Where N1, N2,N3...N8 represent the number of seeds that germinated on the first, second, and third until the 8th day, and 8, 9, 7…1 are the weights given to the number of germinated seeds on the first, second, and third day up to the 8th day.
- Vigor index (VIX)= FGP × average plant height 
2.4. Molecular Characterization of Test Bacterial Species
Extraction of DNA was carried out using 48 h old cultures grown on single colonies on medium. To obtain pellets, the resulting cultures were centrifuged at 4600 g for 5 min. Extraction and purification of the bacterial DNA were carried out by suspending the pellets in 520 μL of TE buffer (10 mMTrisHCl, 1 mM EDTA, pH 8.0). After suspension, 15 μl of 20% SDS and 3 μL of Proteinase K (20 mg/mL) were then added, and the mixture was incubated at 37 ºC for 1 h before adding 100 μL of 5 M NaCl and 80 μL of a 10% CTAB solution in 0.7 M NaCl and then vortexed. The suspension was then incubated for 10 min at 65 ºC and incubated on ice for 15 min, after which chloroform: isoamyl alcohol (24:1) mix was added before incubation on ice for 5 min and centrifugation at 7200 g for 20 min. After centrifugation, the aqueous phase was then transferred to a new tube and isopropanol (1: 0.6) was added and DNA precipitated at –20 ºC for 16 h. DNA was collected by centrifugation at 13000g for 10 min. The resulting DNA was later washed with 500 μl of 70% ethanol, air-dried at room temperature for approximately three hours, and finally dissolved in 50 μl of TE buffer.
Polymerase chain reaction (PCR) was carried out in a GeneAmp 9700 PCR System Thermal cycler (Applied Biosystem Inc., USA). Amplification of extracted DNA was carried out in a cocktail mixture that consisted of 10 µl of 5x GoTaq colourless reaction, 3 µl of 25mM MgCl2, 1 µl of 10 mM of dNTPs mix, 1 µl of 10 pmol each 27F 5’ AGA GTT TGA TCM TGG CTC AG3’ and 1525R, 5′AAGGAGGTGATCCAGCC3′ primers and 0.3units of Taq DNA polymerase (Promega, USA). The mixture was made up to 42 µl with sterile distilled water 8μl DNA template. Amplification during initial denaturation and enzyme activation took place at 94 °C for 5 min; which was followed by 30 cycles of denaturation at 94 °C for 30 s, annealing at 50 °C for 60 s and extension at 72°C for 90 s; and final termination at 72 °C for 10 min and chilling at 4 °C GEL.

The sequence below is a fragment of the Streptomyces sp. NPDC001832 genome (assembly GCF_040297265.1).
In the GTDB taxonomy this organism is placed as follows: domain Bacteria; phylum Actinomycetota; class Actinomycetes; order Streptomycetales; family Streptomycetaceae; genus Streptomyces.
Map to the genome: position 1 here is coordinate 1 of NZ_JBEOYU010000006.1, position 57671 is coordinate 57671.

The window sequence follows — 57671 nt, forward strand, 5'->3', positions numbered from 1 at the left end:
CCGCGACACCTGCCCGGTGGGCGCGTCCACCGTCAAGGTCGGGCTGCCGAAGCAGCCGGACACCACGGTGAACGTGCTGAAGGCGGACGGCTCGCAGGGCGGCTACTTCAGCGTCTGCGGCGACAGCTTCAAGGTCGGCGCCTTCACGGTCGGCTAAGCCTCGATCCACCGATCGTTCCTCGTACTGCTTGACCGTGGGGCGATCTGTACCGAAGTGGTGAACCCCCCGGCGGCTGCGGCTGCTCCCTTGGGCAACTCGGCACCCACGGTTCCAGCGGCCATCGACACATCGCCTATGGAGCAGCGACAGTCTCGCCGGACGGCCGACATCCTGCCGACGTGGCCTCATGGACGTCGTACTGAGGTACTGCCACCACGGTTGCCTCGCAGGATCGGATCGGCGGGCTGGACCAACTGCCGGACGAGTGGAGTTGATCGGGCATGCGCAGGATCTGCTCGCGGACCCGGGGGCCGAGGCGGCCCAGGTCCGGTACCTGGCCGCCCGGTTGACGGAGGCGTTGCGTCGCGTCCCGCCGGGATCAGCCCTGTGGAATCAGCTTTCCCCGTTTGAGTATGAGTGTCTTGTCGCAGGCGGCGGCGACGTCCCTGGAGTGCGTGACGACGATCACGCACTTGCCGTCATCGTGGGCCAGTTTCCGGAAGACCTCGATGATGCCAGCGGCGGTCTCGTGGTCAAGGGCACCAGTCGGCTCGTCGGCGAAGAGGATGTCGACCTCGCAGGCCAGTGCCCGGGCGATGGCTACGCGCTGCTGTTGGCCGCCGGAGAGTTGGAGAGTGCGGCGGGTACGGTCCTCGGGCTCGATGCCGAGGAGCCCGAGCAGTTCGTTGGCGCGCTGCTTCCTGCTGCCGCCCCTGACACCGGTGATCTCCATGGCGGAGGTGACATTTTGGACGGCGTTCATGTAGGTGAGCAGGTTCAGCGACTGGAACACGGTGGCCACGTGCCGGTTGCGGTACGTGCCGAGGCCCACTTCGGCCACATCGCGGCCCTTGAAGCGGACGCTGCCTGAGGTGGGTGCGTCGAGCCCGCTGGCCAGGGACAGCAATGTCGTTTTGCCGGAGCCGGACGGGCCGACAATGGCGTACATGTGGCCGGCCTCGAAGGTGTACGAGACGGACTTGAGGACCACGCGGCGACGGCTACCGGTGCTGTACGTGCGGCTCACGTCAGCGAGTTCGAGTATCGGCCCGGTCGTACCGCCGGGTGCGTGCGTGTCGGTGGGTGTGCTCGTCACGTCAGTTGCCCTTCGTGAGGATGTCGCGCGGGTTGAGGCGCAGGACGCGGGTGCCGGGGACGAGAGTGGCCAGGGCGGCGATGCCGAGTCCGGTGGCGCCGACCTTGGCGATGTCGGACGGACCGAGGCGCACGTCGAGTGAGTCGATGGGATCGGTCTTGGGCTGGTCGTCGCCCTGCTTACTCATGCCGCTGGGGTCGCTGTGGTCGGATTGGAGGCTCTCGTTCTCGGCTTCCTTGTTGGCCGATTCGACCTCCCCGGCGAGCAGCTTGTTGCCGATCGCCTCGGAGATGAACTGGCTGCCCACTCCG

The integrity of the amplified about 1.5Mb gene fragment was checked on a 1% Agarose gel run to confirm amplification. To separate the base pairs, 1.5% agarose gel electrophoresis in buffer (1XTAE buffer) was used. The sizes of the PCR products were estimated by comparing them to the mobility of a 100bp molecular weight ladder that was run in the gel alongside the experimental samples. Following gel integrity, the amplified fragments were purified using ethanol precipitation .
The amplified fragments were sequenced using an Applied Biosystems Genetic Analyzer 3130XL sequencer and the BigDye Terminator v3.1 cycle sequencing kit, according to the manufacturer's instructions. Bio Edit software and MEGA 6 were used for all genetic analyses. Sequences were deposited in the NCBI database, and ascension numbers were obtained.
2.5. Statistical Analysis
All data were presented as means and standard deviations of triplicate analysis. Comparison of means was carried out using the One-Way Analysis of Variance (ANOVA) test, with multiple comparisons carried out using the Least Significant Difference (LSD) test. All analyses were carried out at 95% confidence level.
3.1. Test Bacterial Species
Sequencing of the amplified PCR products of the bacterial isolates revealed three species of B. cereus and one of B. thuringiensis (Table 1).
|Isolate Code||Scientific Name||
|Total Score||Query Cover||E-value||Percent Identity||
3.2. Effect of Priming Duration on Germinability of the Seeds
3.2.1. Final Germination
For the cowpea seeds, final germination did not differ significantly at the different steeping durations in the presence of isolates A and B. When seeds were primed in isolates C and D, 5 h and 1, 2, and 3 h steeping durations were observed to show significantly higher percent germination than seeds steeped at other durations, respectively. For seeds that were treated in isolate E, significantly higher final percent germination was observed for seeds that were steep-primed for either 2 or 4 h (Table 1). In the case of the soybean seeds, significantly higher final germination was observed at 1 and 3 h steeping durations for isolate A. For seeds steeped in isolates B and C, significantly higher germination was observed at 1 and 4 h and 1, 2, 4, and 5 h steeping durations, respectively. However, seeds steeped in isolate E did not show a significant difference in final germination at the respective steeping durations, while 1, 2, 3, and 4 h steeping durations were observed to show significantly higher final germination when seeds were treated with isolate D (Table 2).